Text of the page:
HomeGeneral InterestHurst Green station repaired and upgraded

Hurst Green station repaired and upgraded

Hurst Green station, on the Oxted line in East Sussex, has had a major makeover.

Both the station and the surrounding area are inside the High Weald Area of Outstanding Natural Beauty, which is the fourth largest AONB in England and Wales.

The trestle sections of the platforms were upgraded, along with trestle leg repairs and slab replacements; these vital works were planned to be delivered in a 52-hour possession which was later reduced to 27 hours.

The project team were able to plan an approach which involved delivering part of the works during the week while working at night in a safe manner.

Hurst Green station platform.

The project also received positive feedback from station users whilst demobilisation was taking place, highlighting the success of the project’s strategy in integrating the Putting Passengers First strategy at the core of the delivery plan.

Shaun King, Network Rail’s Sussex route director, said: “This upgrade has made a big difference to Hurst Green station by improving the experience for passengers. These improvements are a vital aspect of our strategy to provide a safe, reliable and efficient railway and this project will make sure that the platforms will be a reliable asset for years to come.”

Hurst Green has a rich history and the first regular London-Hastings passenger carrying coach ran in 1745 taking three days to cover the route in either direction – reduced to one day by the end of the century.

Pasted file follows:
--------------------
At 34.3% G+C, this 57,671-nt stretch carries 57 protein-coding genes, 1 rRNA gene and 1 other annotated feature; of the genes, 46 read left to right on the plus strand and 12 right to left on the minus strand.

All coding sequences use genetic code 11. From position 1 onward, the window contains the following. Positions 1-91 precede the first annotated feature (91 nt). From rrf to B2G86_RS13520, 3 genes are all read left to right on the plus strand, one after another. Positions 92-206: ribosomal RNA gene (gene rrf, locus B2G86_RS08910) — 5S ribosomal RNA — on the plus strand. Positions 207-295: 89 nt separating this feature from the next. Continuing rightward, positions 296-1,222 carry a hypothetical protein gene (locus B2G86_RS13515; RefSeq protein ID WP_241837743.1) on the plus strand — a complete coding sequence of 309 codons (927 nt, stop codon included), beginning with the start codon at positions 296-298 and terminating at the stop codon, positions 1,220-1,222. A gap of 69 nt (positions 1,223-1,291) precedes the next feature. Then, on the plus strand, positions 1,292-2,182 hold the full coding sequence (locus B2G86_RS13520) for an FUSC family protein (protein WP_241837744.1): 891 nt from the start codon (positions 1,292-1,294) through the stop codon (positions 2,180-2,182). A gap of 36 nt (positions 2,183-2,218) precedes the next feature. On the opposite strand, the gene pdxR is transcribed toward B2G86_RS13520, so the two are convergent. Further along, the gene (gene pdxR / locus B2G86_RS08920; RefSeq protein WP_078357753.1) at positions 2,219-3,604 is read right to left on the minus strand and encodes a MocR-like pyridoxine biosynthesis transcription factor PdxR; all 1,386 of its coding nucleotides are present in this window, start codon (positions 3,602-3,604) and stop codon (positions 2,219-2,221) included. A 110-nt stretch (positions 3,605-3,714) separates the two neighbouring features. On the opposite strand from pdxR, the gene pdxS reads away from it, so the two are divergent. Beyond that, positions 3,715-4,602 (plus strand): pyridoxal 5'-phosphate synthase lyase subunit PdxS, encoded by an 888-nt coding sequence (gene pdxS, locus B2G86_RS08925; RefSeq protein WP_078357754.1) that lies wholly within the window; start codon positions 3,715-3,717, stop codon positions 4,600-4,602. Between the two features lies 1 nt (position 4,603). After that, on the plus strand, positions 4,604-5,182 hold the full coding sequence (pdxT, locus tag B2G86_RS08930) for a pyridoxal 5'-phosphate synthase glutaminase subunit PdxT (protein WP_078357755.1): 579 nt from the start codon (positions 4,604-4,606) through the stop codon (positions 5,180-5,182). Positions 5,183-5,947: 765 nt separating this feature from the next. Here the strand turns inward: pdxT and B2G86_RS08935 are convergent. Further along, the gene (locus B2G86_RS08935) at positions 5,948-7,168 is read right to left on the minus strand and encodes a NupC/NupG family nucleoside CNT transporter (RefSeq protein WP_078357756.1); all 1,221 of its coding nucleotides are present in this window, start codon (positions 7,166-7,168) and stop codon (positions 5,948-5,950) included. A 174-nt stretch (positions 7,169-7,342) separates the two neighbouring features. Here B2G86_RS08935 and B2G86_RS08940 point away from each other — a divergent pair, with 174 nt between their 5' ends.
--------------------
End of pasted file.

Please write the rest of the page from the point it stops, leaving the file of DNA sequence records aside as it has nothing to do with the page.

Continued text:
The original Hurst Green Halt opened 1 June 1907 with short wooden platforms, sited between the road bridge and the junction of the East Grinstead/Uckfield lines. This halt was closed on 12 June 1961 and the present station was opened on the northside of the bridge.

Nigel Wordsworth BSc(Hons) MCIJhttp://therailengineer.com
SPECIALIST AREAS Rolling stock, mechanical equipment, project reports, executive interviews Nigel Wordsworth graduated with an honours degree in Mechanical Engineering from Nottingham University, after which he joined the American aerospace and industrial fastener group SPS Technologies. After a short time at the research laboratories in Pennsylvania, USA, Nigel became responsible for applications engineering to industry in the UK and Western Europe. At this time he advised on various engineering projects, from Formula 1 to machine tools, including a particularly problematic area of bogie design for the HST. A move to the power generation and offshore oil supply sector followed as Nigel became director of Entwistle-Sandiacre, a subsidiary of the Australian-owned group Aurora plc. At the same time, Nigel spent ten years as a Technical Commissioner with the RAC Motor Sports Association, responsible for drafting and enforcing technical regulations for national and international motor racing series. Joining Rail Engineer in 2008, Nigel’s first assignment was a report on new three-dimensional mobile mapping and surveying equipment, swiftly followed by a look at vegetation control machinery. He continues to write on a variety of topics for most issues.


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